By 2013, Vishwastam had spent close to seven years at Amazon and wanted to do something different. 

“I was intrigued by how startups had been able to dislodge age-old companies. I wanted to do something more real. Whatever I did in terms of technology and scale at Amazon, I couldn’t see an impact near me or its impact in real life. It was then that one of my ex-managers, who had started up in Bengaluru (MoveInSync), told me of the solution they were building to solve an office commute problem. I jumped in,” Vishwastam says. 

At MoveInSync, Vishwastam architected the flagship product for robustness and stability. He also redesigned the application into a set of distributed systems to prepare for scale. 

The techie developed a patent-pending solution for secure commuting, and a patent-pending algorithm for shared vehicle routing. He also defined the technological roadmap for the enterprise SaaS organisation, which had clients such as Google and Microsoft. 

Techie Tuesday- Vishwastam Shukla

With the MoveInSync team

The PubNinja days 

In 2017, keen to get a closer look at the consumer side, he considered joining PubNinja.

“It was a Facebook quiz app that the team was aware of, something that had become popular in a few months. They already had over 300 million users who had tried out the platform at least once. And for a firm with five engineers, that was big,” Vishwastam says. 

The team wanted to build a long-term sustainable business, and Vishwastam had never done a consumer-facing internet problem. However, eight months down the lane, Cambridge Analytica happened and Facebook put a stop to any form of data sharing. The idea came to a standstill. 

For the next few months, the team worked to build the next generation of social content management system PubNinja, for publishers.

Vishwastam worked on building technology for content discovery, monetisation, and a hosting platform for about a million daily active users (DAU). He also worked on evolving the adtech strategy and execution to build an industry leading yield platform for 300 million monthly impressions with the help of partners like Facebook, Google, Amazon etc.

Building for HackerEarth 

But this wasn’t the story he had signed up for, so in 2019, Vishwastam moved to HackerEarth. 

“We have a vision to match developers to the right opportunities, irrespective of their background. We are touching the lives of millions of developers. GitHub, which is the de facto developer platform, has 20-25 million developers...an Indian company building a community of this size is great. The opportunity to impact so many lives is something that is beautiful and amazing,” Vishwastam explains.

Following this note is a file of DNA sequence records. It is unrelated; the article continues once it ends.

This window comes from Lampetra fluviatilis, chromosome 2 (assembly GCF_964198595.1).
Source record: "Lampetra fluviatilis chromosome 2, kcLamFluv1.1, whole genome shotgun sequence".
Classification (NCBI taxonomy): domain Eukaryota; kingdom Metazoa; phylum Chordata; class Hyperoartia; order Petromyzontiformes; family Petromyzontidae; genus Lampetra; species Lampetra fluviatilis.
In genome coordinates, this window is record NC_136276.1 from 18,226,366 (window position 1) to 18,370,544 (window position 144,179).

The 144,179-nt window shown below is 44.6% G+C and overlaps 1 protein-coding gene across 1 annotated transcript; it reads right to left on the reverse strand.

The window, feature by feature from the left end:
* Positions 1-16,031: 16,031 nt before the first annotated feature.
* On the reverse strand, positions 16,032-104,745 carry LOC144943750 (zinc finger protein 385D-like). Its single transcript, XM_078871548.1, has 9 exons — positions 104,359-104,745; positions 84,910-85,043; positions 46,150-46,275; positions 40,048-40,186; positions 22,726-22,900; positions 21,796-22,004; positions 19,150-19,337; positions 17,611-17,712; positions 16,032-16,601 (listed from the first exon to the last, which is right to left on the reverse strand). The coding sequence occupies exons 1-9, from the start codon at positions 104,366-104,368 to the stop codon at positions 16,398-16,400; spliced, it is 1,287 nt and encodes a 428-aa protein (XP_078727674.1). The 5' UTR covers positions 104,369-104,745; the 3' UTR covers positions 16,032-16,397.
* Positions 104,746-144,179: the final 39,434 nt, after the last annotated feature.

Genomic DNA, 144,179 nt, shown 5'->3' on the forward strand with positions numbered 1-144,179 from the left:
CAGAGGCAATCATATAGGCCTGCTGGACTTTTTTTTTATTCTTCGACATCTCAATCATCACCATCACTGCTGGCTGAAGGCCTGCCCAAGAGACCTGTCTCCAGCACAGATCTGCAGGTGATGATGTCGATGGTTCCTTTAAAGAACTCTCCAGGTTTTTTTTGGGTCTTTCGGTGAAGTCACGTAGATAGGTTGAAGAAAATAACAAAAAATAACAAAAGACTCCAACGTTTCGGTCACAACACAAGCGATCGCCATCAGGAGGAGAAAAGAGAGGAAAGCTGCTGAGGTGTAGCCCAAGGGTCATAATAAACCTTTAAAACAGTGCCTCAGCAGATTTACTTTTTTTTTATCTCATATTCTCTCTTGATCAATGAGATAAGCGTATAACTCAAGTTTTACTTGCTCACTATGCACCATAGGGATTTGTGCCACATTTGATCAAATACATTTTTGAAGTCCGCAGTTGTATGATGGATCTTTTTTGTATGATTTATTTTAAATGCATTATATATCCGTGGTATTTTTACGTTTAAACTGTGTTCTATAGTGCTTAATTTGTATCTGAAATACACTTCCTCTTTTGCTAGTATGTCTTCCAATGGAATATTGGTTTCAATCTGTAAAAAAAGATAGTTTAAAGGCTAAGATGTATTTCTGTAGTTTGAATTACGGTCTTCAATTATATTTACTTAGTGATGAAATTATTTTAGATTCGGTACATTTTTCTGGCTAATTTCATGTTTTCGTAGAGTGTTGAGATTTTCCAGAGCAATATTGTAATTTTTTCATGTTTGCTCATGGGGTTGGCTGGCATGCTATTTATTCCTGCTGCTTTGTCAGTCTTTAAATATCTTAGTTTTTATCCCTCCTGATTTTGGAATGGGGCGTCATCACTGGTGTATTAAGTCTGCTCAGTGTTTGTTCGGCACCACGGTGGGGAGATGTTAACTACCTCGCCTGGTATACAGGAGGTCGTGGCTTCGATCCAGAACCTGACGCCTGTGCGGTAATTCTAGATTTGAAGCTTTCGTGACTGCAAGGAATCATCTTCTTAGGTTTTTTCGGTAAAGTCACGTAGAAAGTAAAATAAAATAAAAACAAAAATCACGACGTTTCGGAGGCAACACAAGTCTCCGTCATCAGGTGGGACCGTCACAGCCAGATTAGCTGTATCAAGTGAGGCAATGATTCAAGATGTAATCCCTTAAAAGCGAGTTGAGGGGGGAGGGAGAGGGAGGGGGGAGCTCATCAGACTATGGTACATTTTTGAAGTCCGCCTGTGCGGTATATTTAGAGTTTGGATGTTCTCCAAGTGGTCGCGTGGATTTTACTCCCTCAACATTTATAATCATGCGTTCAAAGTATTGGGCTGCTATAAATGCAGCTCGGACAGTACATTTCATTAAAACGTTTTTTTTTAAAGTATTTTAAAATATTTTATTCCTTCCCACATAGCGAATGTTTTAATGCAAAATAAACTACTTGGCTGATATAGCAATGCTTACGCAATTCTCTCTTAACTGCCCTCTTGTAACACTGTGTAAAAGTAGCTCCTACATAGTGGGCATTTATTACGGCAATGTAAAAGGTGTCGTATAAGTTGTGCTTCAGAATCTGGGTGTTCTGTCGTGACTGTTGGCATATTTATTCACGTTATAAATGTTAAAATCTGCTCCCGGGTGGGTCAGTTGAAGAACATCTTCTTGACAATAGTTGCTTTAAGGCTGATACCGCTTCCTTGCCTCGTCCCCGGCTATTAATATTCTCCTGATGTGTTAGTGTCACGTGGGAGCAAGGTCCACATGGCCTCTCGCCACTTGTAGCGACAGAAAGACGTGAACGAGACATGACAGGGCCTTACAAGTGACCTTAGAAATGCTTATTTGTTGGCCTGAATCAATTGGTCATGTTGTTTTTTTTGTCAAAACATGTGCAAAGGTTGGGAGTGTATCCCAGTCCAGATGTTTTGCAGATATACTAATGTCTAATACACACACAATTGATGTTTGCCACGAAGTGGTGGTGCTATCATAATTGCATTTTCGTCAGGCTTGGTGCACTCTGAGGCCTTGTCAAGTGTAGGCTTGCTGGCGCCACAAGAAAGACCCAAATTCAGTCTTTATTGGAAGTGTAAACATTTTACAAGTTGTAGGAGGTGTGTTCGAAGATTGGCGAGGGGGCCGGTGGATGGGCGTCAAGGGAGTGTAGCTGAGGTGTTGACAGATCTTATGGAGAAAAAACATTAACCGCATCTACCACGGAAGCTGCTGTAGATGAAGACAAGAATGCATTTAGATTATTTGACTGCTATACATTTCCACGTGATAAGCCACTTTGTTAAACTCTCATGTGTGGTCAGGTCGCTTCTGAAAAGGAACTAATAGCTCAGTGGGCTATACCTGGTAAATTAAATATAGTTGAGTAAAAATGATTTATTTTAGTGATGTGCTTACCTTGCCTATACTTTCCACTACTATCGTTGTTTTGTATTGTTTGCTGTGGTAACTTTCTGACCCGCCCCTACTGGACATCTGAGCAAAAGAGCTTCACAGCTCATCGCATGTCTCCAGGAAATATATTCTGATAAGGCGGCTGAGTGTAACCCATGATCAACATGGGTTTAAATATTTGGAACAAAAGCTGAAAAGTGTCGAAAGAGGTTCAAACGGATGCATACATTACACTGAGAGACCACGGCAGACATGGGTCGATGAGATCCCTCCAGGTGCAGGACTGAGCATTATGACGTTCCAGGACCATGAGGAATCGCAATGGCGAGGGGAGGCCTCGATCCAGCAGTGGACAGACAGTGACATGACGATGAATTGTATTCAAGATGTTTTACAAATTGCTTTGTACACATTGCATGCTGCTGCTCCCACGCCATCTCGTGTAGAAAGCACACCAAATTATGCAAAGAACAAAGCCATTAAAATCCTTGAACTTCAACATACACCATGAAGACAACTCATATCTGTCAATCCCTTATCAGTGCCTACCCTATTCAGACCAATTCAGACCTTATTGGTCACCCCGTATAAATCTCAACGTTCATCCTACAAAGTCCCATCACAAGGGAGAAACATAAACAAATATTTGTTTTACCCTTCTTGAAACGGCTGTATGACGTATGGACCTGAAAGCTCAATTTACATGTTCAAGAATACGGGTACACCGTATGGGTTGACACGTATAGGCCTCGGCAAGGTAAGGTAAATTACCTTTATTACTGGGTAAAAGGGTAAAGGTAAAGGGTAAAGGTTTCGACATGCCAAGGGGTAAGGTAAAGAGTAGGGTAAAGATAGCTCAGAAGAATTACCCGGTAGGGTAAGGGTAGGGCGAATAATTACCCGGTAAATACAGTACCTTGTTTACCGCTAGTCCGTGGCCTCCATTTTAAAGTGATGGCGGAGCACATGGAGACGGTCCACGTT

In the early days, he focused on consolidating the people, processes, and product, and defined and chased metrics. He has also been working on Face Code, which he calls 'one of the most advanced video hiring tools'. 

“If I had to interview a developer today without using Face Code, I would typically get on Google Meet or Microsoft Teams and ask them to write code in their own editor, which isn’t visible to me, or use another online code writing tool not integrated to the system. With Face Code, we have a coding platform with a video interviewing tool. You can also do diagrams to explain the architecture or design,” Vishwastam says. He adds that the platform has AI abilities that help transcribe the interview.

What does he look for while hiring people? Two things: skill and attitude. 

Vishwastam says he can compromise on skill, not on attitude. “I look for people who have fire in their belly, people who go beyond their comfort zone to work alongside the team. It is important to take ownership.” 

What one advice would he give techies? Keep picking up on skills, he says. It is important to keep oneself updated on what is happening in the world of technology. 

“I like helping my team gain soft skills, negotiate ambiguous situations, help them take decisions as engineering leaders, or even as individual contributors. All of us are either gathering more information or making decisions.

"The ability to see through things like that and then to be able to put it in perspective, resolve ambiguity, or work with ambiguity is something I want my people to learn. People should be open to working with ambiguity.”

Edited by Anju Narayanan